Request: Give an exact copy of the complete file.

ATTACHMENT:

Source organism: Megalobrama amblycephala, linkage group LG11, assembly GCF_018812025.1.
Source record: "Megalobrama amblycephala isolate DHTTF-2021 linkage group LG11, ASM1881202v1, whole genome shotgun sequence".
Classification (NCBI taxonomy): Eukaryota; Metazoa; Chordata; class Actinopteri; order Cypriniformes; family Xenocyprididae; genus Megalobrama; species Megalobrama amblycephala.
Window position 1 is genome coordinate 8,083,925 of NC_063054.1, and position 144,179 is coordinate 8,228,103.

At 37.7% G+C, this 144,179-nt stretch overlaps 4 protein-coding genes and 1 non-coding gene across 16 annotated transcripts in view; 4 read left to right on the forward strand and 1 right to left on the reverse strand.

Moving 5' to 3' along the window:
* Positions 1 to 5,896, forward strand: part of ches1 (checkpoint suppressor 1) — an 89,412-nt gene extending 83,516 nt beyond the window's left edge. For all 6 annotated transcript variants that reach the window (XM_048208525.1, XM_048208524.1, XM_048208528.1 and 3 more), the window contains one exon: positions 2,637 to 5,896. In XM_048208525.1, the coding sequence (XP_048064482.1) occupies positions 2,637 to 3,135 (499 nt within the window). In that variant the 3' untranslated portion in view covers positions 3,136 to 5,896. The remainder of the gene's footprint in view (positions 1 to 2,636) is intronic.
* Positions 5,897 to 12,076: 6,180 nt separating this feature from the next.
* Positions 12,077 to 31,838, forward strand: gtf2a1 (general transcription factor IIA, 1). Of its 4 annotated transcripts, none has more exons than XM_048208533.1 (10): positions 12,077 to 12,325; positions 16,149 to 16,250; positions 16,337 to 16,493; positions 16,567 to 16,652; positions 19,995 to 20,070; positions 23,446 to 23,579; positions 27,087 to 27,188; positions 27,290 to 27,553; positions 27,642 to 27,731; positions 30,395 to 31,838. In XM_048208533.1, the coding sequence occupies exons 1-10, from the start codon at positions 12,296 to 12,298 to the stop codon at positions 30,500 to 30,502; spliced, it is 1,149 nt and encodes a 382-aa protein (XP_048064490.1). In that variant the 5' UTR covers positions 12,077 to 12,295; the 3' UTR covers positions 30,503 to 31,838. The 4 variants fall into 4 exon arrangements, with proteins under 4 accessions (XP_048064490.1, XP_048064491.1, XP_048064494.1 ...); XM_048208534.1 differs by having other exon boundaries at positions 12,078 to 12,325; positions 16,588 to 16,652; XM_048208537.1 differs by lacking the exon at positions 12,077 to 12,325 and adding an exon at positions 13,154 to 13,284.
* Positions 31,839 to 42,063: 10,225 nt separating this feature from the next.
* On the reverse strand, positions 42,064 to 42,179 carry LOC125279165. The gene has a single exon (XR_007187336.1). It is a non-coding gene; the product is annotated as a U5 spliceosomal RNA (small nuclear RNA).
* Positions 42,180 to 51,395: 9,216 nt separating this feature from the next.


Source organism: Megalobrama amblycephala, linkage group LG11, assembly GCF_018812025.1.
Source record: "Megalobrama amblycephala isolate DHTTF-2021 linkage group LG11, ASM1881202v1, whole genome shotgun sequence".
Classification (NCBI taxonomy): Eukaryota; Metazoa; Chordata; class Actinopteri; order Cypriniformes; family Xenocyprididae; genus Megalobrama; species Megalobrama amblycephala.
Window position 1 is genome coordinate 8,083,925 of NC_063054.1, and position 144,179 is coordinate 8,228,103.

At 37.7% G+C, this 144,179-nt stretch overlaps 4 protein-coding genes and 1 non-coding gene across 16 annotated transcripts in view; 4 read left to right on the forward strand and 1 right to left on the reverse strand.

Moving 5' to 3' along the window:
* Positions 1 to 5,896, forward strand: part of ches1 (checkpoint suppressor 1) — an 89,412-nt gene extending 83,516 nt beyond the window's left edge. For all 6 annotated transcript variants that reach the window (XM_048208525.1, XM_048208524.1, XM_048208528.1 and 3 more), the window contains one exon: positions 2,637 to 5,896. In XM_048208525.1, the coding sequence (XP_048064482.1) occupies positions 2,637 to 3,135 (499 nt within the window). In that variant the 3' untranslated portion in view covers positions 3,136 to 5,896. The remainder of the gene's footprint in view (positions 1 to 2,636) is intronic.
* Positions 5,897 to 12,076: 6,180 nt separating this feature from the next.
* Positions 12,077 to 31,838, forward strand: gtf2a1 (general transcription factor IIA, 1). Of its 4 annotated transcripts, none has more exons than XM_048208533.1 (10): positions 12,077 to 12,325; positions 16,149 to 16,250; positions 16,337 to 16,493; positions 16,567 to 16,652; positions 19,995 to 20,070; positions 23,446 to 23,579; positions 27,087 to 27,188; positions 27,290 to 27,553; positions 27,642 to 27,731; positions 30,395 to 31,838. In XM_048208533.1, the coding sequence occupies exons 1-10, from the start codon at positions 12,296 to 12,298 to the stop codon at positions 30,500 to 30,502; spliced, it is 1,149 nt and encodes a 382-aa protein (XP_048064490.1). In that variant the 5' UTR covers positions 12,077 to 12,295; the 3' UTR covers positions 30,503 to 31,838. The 4 variants fall into 4 exon arrangements, with proteins under 4 accessions (XP_048064490.1, XP_048064491.1, XP_048064494.1 ...); XM_048208534.1 differs by having other exon boundaries at positions 12,078 to 12,325; positions 16,588 to 16,652; XM_048208537.1 differs by lacking the exon at positions 12,077 to 12,325 and adding an exon at positions 13,154 to 13,284.
* Positions 31,839 to 42,063: 10,225 nt separating this feature from the next.
* On the reverse strand, positions 42,064 to 42,179 carry LOC125279165. The gene has a single exon (XR_007187336.1). It is a non-coding gene; the product is annotated as a U5 spliceosomal RNA (small nuclear RNA).
* Positions 42,180 to 51,395: 9,216 nt separating this feature from the next.